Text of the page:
Safety Advocates Call On Legislature To Turn Red Light Cameras Back On
Dec 19, 2005, 02:08 PM

Virginia traffic safety advocates today called on the state legislature to reinstate the law that allowed seven Virginia communities to use automated enforcement technology to enforce red light running.

Representatives from AAA, The National Campaign to Stop Red Light Running, the Virginia Association of Chiefs of Police, Virginia Commonwealth University and several municipalities are part of a broad coalition working to see red light cameras restored to six Northern Virginia communities and Virginia Beach in the coming legislative session.

According to new statistics released by the Virginia Beach Police Department, red light running violations at several intersections formerly equipped with red light cameras have spiked over 99.5 percent since July when the law expired. The four intersections monitored have seen an increase from 488 in June to 1,056 in November. The validity of this increase is extremely sound as the same cameras which had been previously authorized for use simply stopped taking photos at the end of June, yet continued to monitor violations.

Virginia Beach Chief of Police A.M. “Jake” Jacocks said, “Consistent enforcement is needed to really improve traffic safety. These numbers clearly show the change in driver behavior once the enforcement period ended. We have seen the number of red light running violations jump dramatically since our cameras went dim. The citizens of Virginia support and approve the use of the red light cameras, and all of Virginia’s photo enforcement programs have shown a decrease in red light running violations. We need our legislators to re-enact photo enforcement in Virginia.”

“Last year, red light camera laws were approved in Washington and Rhode Island, and several additional states had cities use ‘home rule’ provisions to establish red light camera systems, but Virginia took a step backward by allowing this law to expire,” said Leslie Blakey, Executive Director of the National Campaign to Stop Red Light Running. “Red light cameras established a solid record of reducing red light violations and crashes in Virginia, and they need to be allowed to continue.”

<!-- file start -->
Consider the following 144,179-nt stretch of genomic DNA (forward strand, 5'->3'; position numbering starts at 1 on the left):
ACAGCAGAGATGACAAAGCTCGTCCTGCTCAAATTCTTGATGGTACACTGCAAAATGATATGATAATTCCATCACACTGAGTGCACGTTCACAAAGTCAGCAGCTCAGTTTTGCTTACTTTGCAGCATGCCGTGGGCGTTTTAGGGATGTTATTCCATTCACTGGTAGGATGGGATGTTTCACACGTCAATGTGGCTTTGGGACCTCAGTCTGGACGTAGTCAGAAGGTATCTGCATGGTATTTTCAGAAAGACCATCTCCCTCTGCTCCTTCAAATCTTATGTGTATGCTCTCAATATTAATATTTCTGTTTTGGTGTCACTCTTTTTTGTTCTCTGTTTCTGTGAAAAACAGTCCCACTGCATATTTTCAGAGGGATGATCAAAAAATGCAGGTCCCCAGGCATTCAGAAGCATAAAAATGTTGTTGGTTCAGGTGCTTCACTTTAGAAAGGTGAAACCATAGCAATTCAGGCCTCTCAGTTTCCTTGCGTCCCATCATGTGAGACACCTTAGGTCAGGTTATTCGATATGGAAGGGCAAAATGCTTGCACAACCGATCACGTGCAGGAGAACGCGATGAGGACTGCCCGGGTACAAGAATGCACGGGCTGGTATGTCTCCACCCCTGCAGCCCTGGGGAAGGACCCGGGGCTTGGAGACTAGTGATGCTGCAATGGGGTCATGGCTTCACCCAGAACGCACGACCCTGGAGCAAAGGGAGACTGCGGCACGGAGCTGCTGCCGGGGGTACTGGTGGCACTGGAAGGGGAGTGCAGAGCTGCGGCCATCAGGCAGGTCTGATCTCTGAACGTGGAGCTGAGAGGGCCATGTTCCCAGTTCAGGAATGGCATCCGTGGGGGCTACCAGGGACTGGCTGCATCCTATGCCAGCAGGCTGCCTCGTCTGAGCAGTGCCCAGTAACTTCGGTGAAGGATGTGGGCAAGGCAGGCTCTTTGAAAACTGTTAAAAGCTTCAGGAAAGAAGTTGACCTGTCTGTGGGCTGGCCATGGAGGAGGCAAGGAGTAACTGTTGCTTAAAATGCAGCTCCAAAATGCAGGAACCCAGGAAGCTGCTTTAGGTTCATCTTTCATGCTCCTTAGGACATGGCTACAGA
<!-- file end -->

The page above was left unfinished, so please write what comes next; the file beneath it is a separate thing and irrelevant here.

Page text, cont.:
Lon Anderson, spokesperson for AAA Mid-Atlantic, said, “The AAA Clubs in Virginia have made the reinstatement of red light cameras a legislative priority for 2006 because driver behavior, especially in the urban areas, is continuing to deteriorate. Red light photo enforcement is a proven deterrent to red light running that will prevent crashes and save lives and is an urgently needed tool in the metropolitan areas of the Commonwealth of Virginia.”

The actions of the state legislature went against the primary recommendation of a 2004 study by the Virginia Transportation Research Council which urged the state legislature to extend the camera programs “for at least one year.” The study also directly credited the cameras with reducing red light running crashes in four Northern Virginia communities, found they reduced red light running violations by 34 percent, were technologically reliable, and had widespread public support.

In 2003, red light running in Virginia caused almost 5,000 crashes, resulting in at lease 18 deaths and more than 3,500 injuries. Red light running is the number one cause of intersection crashes in urban areas, and nationwide societal costs from red light running crashes top $14 billion per year.

Dr. Michel Aboutanos, a trauma physician with Virginia Commonwealth University, said, “I stand firmly with the Virginia medical community in its laudable effort to reduce the physical, mental, emotional and psychological suffering caused by careless or inattentive drivers who are not stopping for red lights. Trauma centers across Virginia cannot do it alone, and we need the state legislature to help us change the belief that breaking the law is permissible as long as you can get away with it.”

The Virginia Photo Red Coalition is a voluntary coalition of organizations including: AAA Mid-Atlantic; AAA Tidewater ,Virginia; Arlington, Virginia; the City of Virginia Beach Police Department; The Fairfax County Police Department; National Campaign to Stop Red Light Running; Virginia Association of Chiefs of Police; Virginia Association of Driver Education and Traffic Safety (VADETS); Virginia Injury Prevention Society; and other transportation safety advocates.